What I’ve Been Reading: September 2015

In an effort to keep track of my reading, I’ve started taking notes about the stories I’ve been enjoying. All of them are linked, where applicable. If there’s something I’ve missed, or that I should read, leave a comment or send me a note at nanoonino [at] gmail [dot] com.

Novels:

Acceptance by Jeff Vandermeer
Spiraling weirdness, converging stories, and some explanations that do nothing to illuminate the greater mysteries of Area X. I think each of the three books in the Southern Reach trilogy stand on their own while also creating an amazing arc. Bravo.

Fahrenheit 451 by Ray Bradbury
Bradbury, I’ve decided, can write sentences and scenes that will pull the air out of my chest, but has a pretty serious myopia about the politics of censorship. For people interested in histories of the destruction of books (it’s depressing, but also incredibly interesting), I’d recommend two titles: Libricide: The Regime-Sponsored Destruction of Books and Libraries by Rebecca Knuth, and A Universal History of the Destruction of Books by Fernando Baez.

Anthologies

Octavia’s Brood: Science Fiction From Social Justice Movements, edited by Walida Imarisha and adrienne maree brown. I’ll be reviewing this for Strange Horizons.

Podcasts

Limetown finally released a second episode. The story continues to intrigue me, but I’m not quite hooked. A large part of that has to do with the nature of serialized stories. I need consistency to maintain interest. When episodes are spaced out over a couple months, audiences tend to drift away, especially when there’s no backlog of episodes.

Selected Shorts produced a live reading of Stephen Colbert reading “The Enduring Chill” by Flannery O’Connor, and it’s sheer magic. O’Connor has a gift for skewering the well-meaning white liberal, and this story falls somewhere between Moliere’s Imaginary Invalid and Zadie Smith’s On Beauty; a pointed satire on race, religion, and intellectualism.

Reveal, produced by the Center for Investigative Reporting and PRX, did a series of podcasts about missing persons and unidentified bodies in the US. This month, they’re tackling the water crisis in North America.

Two new-to-me podcasts recommendations: The Mystery Show and Transistor. Mystery Show’s host attempts to solve her friends’ mysteries, which can be anything from the fate of a New York video store, to Jake Gyllenhal’s real height. Transistor is a STEM podcast, with stories about things like Math Mimes and the when PMS was used as a legal defense.

Also, you should probably listen to Amal El-Mohtar reading her story, “The Truth About Owls” in Podcastle.

Short Stories

“A Letter From the Clearys” by Connie Willis, from The Best of Connie Willis, originally published in Asimov’s in July 1982. I can see why this won the Nebula back in the day. A slow reveal, a tight focus on family dynamics, a spirited narrator, and a rising tension. This story is brilliant.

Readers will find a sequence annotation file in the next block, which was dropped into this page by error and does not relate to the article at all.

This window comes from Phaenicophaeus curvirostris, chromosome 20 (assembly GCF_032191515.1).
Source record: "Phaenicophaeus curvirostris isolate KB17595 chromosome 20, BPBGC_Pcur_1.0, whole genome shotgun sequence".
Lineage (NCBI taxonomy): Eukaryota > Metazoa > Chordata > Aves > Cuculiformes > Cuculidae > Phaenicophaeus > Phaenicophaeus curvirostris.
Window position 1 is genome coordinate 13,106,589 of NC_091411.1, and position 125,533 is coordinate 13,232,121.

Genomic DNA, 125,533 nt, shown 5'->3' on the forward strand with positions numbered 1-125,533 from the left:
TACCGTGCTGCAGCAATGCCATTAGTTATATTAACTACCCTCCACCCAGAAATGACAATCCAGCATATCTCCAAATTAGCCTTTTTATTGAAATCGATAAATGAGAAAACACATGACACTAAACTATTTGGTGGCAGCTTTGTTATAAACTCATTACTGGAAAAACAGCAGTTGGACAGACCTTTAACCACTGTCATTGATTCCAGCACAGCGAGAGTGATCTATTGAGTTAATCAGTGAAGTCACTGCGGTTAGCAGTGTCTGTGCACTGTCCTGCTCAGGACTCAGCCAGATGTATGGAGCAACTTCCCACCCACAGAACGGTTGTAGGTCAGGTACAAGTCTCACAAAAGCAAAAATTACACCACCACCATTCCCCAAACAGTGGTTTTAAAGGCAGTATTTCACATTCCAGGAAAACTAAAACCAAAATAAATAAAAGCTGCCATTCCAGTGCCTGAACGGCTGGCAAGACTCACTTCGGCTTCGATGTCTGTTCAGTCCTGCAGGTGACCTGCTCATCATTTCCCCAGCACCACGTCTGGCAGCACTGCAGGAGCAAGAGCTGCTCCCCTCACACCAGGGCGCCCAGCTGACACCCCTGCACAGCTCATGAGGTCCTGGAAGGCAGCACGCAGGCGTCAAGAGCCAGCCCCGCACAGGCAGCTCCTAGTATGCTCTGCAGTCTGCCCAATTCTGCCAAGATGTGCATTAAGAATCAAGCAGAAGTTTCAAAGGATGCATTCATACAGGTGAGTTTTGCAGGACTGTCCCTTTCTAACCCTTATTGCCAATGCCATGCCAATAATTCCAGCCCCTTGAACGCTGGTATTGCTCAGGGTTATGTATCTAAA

Sleepless” by Natalia Theodoridou, published in sub-Q. An interactive story, “Sleepless” has multiple threads that branch out from its first page. Humans have stopped sleeping, and our narrator walks through a not-quite-awake world: listens to callers on a helpline, wanders through a nightclub, talks with the patrons and servers at a 24 hour diner. I’ve noticed that sub-q also has interactive stories by two of my other favorite contemporary short SFF writers: Yoon Ha Lee and Vajra Chandrasekera. I’m looking forward to playing around more on this site.

Ten Things To Know About the Ten Questions” by Gwendolyn Kiste, published in Nightmare Magazine. People are disappearing, and nobody can explain why, or where they’ve gone. The narrator is a young girl navigating strained family dynamics, friendships, and an oppressive school and government that seeks, above all else, to keep its people where they are. The questions in the title refer to a mandatory test for how likely one is to disappear, and these questions provide the framework for the story. I enjoyed this multi-layered story a lot.

All In a Hot and Copper Sky” by Megan Arkenberg, published in Lightspeed. In a series of letters, written only inside her head, Dolores Alvarez recounts how her lover Socorro’s crime, which has been made infamous in the intervening decades since her trial and conviction. Dolores and Socorro were both volunteers in a biosphere project, a real-time experiment to see if several hundred people could live in an isolated, locked-down habitat for two years. When the oxygen filters failed, Socorro forced the guards at gunpoint to open the habitat to the outside atmosphere, and killed two of them. Ever since, Dolores has had to answer for Socorro’s crime. This story explores the metaphorical albatross that’s been hung around the narrator’s neck, how much of this is her responsibility, and what duties she has to prevent such an experiment from happening again.

Glaciers Made You” by Gabby Reed, published in Strange Horizons. “I look hard in the mirror that night, but the words aren’t there before the skin peels off. It isn’t there if it peels off on its own, either. I have to pull it, and then the words come.” Geography, skin, family, blood, and words: a gorgeous, poetic, and painful story. If you want to read more of Gabby’s work, but need some time to heal your heart, I suggest their flash story “If Ramgoth the Unyielding Were Your Boyfriend,” published on their site.

The Closest Thing to Animals” by Sofia Samatar in Fireside Fiction. Samatar is an incredibly thoughtful writer; I can’t think of a better word to describe her stories than “generous”. Her stories give so much while being easy to read, easy to fall into. I also recommend her essay that was published in New Inquiry this month, “Skin Feeling,” about diversity, jazz, race, and visibility.

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